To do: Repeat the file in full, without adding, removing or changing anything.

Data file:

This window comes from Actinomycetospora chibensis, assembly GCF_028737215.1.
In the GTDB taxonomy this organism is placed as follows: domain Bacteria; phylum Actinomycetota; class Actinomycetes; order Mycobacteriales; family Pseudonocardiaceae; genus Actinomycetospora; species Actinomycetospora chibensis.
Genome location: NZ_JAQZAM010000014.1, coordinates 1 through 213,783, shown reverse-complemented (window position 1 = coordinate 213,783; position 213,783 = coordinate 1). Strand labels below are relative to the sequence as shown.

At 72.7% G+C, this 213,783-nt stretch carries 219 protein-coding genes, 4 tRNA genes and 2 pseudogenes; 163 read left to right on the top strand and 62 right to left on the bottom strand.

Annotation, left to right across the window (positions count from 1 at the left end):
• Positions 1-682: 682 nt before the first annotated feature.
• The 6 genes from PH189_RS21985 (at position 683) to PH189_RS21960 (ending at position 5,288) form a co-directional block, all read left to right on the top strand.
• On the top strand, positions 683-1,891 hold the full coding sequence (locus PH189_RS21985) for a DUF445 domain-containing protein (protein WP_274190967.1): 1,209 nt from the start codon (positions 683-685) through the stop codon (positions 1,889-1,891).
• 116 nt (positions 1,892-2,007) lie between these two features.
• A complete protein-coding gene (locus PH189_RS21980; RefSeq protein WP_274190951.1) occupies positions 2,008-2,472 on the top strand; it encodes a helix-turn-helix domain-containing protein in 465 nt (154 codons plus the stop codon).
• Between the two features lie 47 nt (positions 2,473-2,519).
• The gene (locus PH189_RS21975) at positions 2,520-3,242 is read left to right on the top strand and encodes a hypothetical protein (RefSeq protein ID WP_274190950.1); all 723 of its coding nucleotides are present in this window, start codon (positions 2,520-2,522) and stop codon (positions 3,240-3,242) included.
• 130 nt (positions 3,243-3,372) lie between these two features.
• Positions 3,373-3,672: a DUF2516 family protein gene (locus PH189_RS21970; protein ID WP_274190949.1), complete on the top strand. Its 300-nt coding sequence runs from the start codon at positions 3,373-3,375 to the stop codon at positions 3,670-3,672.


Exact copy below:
This window comes from Actinomycetospora chibensis, assembly GCF_028737215.1.
In the GTDB taxonomy this organism is placed as follows: domain Bacteria; phylum Actinomycetota; class Actinomycetes; order Mycobacteriales; family Pseudonocardiaceae; genus Actinomycetospora; species Actinomycetospora chibensis.
Genome location: NZ_JAQZAM010000014.1, coordinates 1 through 213,783, shown reverse-complemented (window position 1 = coordinate 213,783; position 213,783 = coordinate 1). Strand labels below are relative to the sequence as shown.

At 72.7% G+C, this 213,783-nt stretch carries 219 protein-coding genes, 4 tRNA genes and 2 pseudogenes; 163 read left to right on the top strand and 62 right to left on the bottom strand.

Annotation, left to right across the window (positions count from 1 at the left end):
• Positions 1-682: 682 nt before the first annotated feature.
• The 6 genes from PH189_RS21985 (at position 683) to PH189_RS21960 (ending at position 5,288) form a co-directional block, all read left to right on the top strand.
• On the top strand, positions 683-1,891 hold the full coding sequence (locus PH189_RS21985) for a DUF445 domain-containing protein (protein WP_274190967.1): 1,209 nt from the start codon (positions 683-685) through the stop codon (positions 1,889-1,891).
• 116 nt (positions 1,892-2,007) lie between these two features.
• A complete protein-coding gene (locus PH189_RS21980; RefSeq protein WP_274190951.1) occupies positions 2,008-2,472 on the top strand; it encodes a helix-turn-helix domain-containing protein in 465 nt (154 codons plus the stop codon).
• Between the two features lie 47 nt (positions 2,473-2,519).
• The gene (locus PH189_RS21975) at positions 2,520-3,242 is read left to right on the top strand and encodes a hypothetical protein (RefSeq protein ID WP_274190950.1); all 723 of its coding nucleotides are present in this window, start codon (positions 2,520-2,522) and stop codon (positions 3,240-3,242) included.
• 130 nt (positions 3,243-3,372) lie between these two features.
• Positions 3,373-3,672: a DUF2516 family protein gene (locus PH189_RS21970; protein ID WP_274190949.1), complete on the top strand. Its 300-nt coding sequence runs from the start codon at positions 3,373-3,375 to the stop codon at positions 3,670-3,672.